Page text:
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UK Constitutional Law Association, 24th October 2017

Source: ukconstitutionallaw.org

Covert Recording : A hot potato lob by the Court of Appeal – Transparency Project

Posted October 26th, 2017 in children, evidence, families, family courts, news, social services by sally

‘The Court of Appeal delivered judgment in Re B (A Child) [2017] EWCA Civ 1579 last week. In it they consider (but do not resolve) the question of how the Family Court should deal with evidence obtained by covert recording. Whilst it took the Court of Appeal almost a year from the hearing of the appeal to the delivery of judgment (see our post about the appeal hearing itself here), this particular potato remains red hot. The topic of recording – covertly or overtly, of social workers or children or otherwise – is discussed daily on private groups on Facebook, openly on other social media platforms – and, from time to time, in judgments of the Family Court and by lawyers.’

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Transparency Project, 24th October 2017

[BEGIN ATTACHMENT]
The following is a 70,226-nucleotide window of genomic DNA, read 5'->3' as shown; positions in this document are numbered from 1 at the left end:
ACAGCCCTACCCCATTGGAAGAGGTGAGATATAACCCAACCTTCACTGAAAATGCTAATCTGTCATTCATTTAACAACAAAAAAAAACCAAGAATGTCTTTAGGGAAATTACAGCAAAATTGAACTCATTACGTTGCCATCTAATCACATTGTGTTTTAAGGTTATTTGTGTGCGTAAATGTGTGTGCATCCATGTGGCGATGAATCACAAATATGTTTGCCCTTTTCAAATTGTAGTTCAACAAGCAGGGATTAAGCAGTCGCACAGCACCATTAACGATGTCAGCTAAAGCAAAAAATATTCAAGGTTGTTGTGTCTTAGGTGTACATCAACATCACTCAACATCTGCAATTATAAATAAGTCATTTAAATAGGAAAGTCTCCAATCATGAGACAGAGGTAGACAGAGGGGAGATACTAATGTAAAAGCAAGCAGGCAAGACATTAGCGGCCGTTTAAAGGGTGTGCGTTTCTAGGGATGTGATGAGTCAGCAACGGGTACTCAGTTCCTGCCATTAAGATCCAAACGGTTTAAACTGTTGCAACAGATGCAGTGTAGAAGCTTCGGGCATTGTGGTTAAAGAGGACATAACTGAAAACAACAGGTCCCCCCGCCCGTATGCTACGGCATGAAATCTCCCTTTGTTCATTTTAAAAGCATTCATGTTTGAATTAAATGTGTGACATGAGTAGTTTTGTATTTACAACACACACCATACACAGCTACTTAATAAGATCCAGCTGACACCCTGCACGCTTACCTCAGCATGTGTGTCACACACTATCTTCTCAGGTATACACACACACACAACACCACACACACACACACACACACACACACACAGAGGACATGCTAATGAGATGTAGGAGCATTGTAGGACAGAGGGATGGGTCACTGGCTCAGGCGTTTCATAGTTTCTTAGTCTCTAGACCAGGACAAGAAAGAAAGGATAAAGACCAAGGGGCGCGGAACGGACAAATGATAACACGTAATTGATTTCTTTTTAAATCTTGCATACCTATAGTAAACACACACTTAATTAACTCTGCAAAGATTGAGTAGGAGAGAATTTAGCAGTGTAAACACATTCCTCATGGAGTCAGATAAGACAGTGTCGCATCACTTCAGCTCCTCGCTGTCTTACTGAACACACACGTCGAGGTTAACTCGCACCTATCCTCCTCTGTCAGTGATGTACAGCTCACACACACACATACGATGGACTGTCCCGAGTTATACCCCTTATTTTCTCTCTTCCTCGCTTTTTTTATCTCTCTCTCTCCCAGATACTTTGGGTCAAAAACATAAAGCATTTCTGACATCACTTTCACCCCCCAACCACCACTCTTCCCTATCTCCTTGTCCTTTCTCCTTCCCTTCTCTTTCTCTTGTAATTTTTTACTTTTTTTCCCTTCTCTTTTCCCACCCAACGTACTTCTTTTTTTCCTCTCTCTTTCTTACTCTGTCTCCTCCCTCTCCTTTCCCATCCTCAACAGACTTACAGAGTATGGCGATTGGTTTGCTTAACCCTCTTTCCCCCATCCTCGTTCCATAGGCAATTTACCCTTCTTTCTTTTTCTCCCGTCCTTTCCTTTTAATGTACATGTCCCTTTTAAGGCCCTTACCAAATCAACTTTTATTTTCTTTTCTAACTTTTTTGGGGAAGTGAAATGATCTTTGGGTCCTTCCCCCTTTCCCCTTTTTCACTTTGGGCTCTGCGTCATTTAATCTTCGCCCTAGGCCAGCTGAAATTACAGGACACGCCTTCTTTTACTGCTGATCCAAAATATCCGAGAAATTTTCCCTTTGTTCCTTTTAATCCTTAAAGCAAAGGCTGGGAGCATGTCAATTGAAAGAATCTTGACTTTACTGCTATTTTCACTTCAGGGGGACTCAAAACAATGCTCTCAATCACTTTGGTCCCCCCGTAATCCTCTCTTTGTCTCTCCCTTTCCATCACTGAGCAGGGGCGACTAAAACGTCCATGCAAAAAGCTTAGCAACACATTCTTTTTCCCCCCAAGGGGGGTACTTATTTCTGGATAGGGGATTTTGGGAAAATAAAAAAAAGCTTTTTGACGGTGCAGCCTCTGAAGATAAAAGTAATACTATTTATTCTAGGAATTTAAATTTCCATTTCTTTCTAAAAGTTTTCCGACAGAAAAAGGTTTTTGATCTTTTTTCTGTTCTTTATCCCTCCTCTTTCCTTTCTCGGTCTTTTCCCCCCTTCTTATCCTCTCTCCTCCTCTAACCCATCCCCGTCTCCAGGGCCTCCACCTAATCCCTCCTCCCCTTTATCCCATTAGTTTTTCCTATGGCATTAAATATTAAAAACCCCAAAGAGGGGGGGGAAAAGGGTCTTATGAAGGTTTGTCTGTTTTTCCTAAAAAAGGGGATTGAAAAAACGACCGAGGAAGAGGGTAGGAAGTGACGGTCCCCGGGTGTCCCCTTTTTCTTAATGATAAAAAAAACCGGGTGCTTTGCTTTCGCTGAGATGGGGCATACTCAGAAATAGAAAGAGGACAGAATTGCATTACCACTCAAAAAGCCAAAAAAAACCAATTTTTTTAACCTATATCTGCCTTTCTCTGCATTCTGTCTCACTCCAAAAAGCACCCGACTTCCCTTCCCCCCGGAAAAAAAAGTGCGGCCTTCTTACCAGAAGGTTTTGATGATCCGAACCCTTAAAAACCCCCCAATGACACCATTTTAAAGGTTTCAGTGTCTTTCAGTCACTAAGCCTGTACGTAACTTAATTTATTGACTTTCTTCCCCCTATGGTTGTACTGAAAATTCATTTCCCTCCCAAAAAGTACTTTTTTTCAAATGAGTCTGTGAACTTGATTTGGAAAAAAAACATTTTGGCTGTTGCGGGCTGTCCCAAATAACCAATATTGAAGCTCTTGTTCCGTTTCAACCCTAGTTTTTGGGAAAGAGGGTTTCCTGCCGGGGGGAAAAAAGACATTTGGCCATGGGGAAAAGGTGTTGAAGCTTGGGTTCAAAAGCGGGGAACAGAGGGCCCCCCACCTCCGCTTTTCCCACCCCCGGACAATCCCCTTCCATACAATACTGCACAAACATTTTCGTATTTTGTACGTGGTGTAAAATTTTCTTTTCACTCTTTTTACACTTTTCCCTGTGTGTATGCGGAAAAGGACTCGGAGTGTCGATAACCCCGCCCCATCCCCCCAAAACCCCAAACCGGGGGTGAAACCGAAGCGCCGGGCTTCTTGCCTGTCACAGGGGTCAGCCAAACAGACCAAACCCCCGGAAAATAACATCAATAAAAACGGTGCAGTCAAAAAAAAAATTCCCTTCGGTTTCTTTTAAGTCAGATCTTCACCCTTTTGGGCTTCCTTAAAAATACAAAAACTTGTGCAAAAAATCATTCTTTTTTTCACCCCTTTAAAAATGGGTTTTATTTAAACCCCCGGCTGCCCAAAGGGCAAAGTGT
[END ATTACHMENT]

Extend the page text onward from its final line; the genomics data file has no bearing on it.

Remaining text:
Source: www.transparencyproject.org.uk

Lidington confirms rise in small claims limit for personal injury cases – Legal Futures

Posted October 26th, 2017 in accidents, news, personal injuries, road traffic, small claims by sally

‘The small claims limit for RTA cases will rise to £5,000 – as they are not cases where people should usually need a lawyer – and the limit for other personal injury cases to £2,000, the justice secretary, David Lidington, confirmed today. But he could not say when.’

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Legal Futures, 25th October 2017

Source: www.legalfutures.co.uk

Workplace bullying and the law – OUP Blog

Posted October 26th, 2017 in bullying, employment, news by sally

‘Is the law able to offer any assistance to victims of workplace bullying? Let me recite an example, which is all too commonplace.’

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OUP Blog, 25th October 2017

Source: blog.oup.com

Why, 50 years after the Abortion Act, it’s time to abolish the law altogether – The Guardian

Posted October 26th, 2017 in abortion, bills, news by sally